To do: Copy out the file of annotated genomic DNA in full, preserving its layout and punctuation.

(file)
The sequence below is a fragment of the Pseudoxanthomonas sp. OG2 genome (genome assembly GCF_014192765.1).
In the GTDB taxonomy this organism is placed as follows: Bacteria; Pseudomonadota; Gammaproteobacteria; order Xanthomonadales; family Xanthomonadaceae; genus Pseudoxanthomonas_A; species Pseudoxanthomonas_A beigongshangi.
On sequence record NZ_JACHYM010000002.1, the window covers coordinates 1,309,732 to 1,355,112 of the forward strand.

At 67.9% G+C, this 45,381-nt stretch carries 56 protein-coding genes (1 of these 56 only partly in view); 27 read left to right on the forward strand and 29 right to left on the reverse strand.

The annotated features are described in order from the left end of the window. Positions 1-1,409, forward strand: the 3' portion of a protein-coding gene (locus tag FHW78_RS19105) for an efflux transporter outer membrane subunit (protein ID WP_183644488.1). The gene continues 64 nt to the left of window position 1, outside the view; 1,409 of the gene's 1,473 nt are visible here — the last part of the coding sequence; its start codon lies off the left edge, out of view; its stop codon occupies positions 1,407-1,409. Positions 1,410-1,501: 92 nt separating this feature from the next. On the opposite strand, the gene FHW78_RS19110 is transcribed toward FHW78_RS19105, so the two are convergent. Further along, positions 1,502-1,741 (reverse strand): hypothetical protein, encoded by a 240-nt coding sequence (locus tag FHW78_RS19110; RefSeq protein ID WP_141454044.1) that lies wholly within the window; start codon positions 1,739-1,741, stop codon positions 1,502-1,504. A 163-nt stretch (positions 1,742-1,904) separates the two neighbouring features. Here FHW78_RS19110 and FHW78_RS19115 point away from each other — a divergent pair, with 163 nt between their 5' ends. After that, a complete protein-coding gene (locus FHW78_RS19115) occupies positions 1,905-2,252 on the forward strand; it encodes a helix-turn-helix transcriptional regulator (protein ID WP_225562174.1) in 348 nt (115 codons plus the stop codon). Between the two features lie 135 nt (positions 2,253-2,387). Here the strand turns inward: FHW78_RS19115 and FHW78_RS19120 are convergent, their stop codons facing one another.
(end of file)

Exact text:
The sequence below is a fragment of the Pseudoxanthomonas sp. OG2 genome (genome assembly GCF_014192765.1).
In the GTDB taxonomy this organism is placed as follows: Bacteria; Pseudomonadota; Gammaproteobacteria; order Xanthomonadales; family Xanthomonadaceae; genus Pseudoxanthomonas_A; species Pseudoxanthomonas_A beigongshangi.
On sequence record NZ_JACHYM010000002.1, the window covers coordinates 1,309,732 to 1,355,112 of the forward strand.

At 67.9% G+C, this 45,381-nt stretch carries 56 protein-coding genes (1 of these 56 only partly in view); 27 read left to right on the forward strand and 29 right to left on the reverse strand.

The annotated features are described in order from the left end of the window. Positions 1-1,409, forward strand: the 3' portion of a protein-coding gene (locus tag FHW78_RS19105) for an efflux transporter outer membrane subunit (protein ID WP_183644488.1). The gene continues 64 nt to the left of window position 1, outside the view; 1,409 of the gene's 1,473 nt are visible here — the last part of the coding sequence; its start codon lies off the left edge, out of view; its stop codon occupies positions 1,407-1,409. Positions 1,410-1,501: 92 nt separating this feature from the next. On the opposite strand, the gene FHW78_RS19110 is transcribed toward FHW78_RS19105, so the two are convergent. Further along, positions 1,502-1,741 (reverse strand): hypothetical protein, encoded by a 240-nt coding sequence (locus tag FHW78_RS19110; RefSeq protein ID WP_141454044.1) that lies wholly within the window; start codon positions 1,739-1,741, stop codon positions 1,502-1,504. A 163-nt stretch (positions 1,742-1,904) separates the two neighbouring features. Here FHW78_RS19110 and FHW78_RS19115 point away from each other — a divergent pair, with 163 nt between their 5' ends. After that, a complete protein-coding gene (locus FHW78_RS19115) occupies positions 1,905-2,252 on the forward strand; it encodes a helix-turn-helix transcriptional regulator (protein ID WP_225562174.1) in 348 nt (115 codons plus the stop codon). Between the two features lie 135 nt (positions 2,253-2,387). Here the strand turns inward: FHW78_RS19115 and FHW78_RS19120 are convergent, their stop codons facing one another.